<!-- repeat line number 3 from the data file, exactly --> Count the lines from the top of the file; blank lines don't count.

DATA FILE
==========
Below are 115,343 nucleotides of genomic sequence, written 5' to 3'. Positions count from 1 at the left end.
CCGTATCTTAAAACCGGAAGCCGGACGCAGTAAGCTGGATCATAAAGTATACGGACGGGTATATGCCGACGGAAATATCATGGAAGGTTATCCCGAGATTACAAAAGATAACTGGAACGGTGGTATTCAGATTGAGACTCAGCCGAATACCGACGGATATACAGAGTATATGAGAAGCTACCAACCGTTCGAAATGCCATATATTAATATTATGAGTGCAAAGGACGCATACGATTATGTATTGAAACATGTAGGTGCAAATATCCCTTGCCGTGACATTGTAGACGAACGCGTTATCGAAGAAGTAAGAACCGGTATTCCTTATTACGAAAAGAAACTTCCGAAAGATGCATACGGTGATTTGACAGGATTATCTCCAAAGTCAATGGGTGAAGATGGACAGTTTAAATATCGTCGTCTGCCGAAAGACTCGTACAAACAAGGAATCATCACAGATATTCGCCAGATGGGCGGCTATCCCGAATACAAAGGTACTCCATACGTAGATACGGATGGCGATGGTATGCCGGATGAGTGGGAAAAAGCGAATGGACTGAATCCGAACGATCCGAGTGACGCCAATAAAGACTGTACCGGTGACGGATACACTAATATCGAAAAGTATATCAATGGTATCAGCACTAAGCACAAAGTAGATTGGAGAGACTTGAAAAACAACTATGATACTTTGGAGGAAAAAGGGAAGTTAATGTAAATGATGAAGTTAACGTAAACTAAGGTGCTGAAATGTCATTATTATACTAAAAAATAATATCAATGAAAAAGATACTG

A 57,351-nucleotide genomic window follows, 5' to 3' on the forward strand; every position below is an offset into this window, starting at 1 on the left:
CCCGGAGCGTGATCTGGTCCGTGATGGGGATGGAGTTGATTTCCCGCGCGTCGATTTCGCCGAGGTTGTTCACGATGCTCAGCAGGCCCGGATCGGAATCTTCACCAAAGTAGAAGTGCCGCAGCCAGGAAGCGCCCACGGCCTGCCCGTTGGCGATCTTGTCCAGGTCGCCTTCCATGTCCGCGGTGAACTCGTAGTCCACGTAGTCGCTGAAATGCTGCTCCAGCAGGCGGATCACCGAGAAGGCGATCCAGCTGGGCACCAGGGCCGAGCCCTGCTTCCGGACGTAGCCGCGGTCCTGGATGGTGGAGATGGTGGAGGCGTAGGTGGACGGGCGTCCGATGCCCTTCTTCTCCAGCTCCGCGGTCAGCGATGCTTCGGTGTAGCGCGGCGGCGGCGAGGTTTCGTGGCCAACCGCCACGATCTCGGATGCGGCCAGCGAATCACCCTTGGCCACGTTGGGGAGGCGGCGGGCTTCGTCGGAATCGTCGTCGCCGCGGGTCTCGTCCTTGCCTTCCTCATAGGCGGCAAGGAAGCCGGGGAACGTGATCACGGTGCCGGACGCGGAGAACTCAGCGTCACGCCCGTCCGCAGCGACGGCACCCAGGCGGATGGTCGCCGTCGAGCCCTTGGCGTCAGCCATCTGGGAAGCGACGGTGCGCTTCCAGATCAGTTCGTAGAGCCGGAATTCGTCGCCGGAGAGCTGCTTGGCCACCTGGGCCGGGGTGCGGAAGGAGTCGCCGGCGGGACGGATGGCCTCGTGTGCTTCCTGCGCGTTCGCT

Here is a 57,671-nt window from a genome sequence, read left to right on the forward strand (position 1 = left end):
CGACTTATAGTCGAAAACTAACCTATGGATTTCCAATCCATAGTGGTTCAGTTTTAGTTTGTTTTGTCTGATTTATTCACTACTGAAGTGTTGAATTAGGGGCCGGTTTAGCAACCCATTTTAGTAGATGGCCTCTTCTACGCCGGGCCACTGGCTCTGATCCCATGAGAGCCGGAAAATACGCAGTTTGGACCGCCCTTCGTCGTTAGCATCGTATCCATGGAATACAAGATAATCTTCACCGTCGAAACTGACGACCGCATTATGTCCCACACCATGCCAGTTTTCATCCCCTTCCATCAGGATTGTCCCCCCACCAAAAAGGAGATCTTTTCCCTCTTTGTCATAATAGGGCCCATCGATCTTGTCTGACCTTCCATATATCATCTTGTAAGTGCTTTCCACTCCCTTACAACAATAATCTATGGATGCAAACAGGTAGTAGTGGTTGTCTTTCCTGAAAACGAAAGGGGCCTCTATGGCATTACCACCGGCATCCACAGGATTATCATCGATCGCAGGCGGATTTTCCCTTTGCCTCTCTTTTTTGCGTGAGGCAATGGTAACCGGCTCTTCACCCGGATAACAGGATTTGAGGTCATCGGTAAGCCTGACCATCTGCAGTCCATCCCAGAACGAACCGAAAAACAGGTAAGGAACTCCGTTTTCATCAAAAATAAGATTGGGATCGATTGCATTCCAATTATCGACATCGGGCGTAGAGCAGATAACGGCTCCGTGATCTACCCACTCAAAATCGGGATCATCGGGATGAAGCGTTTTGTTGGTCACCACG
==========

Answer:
A 57,351-nucleotide genomic window follows, 5' to 3' on the forward strand; every position below is an offset into this window, starting at 1 on the left: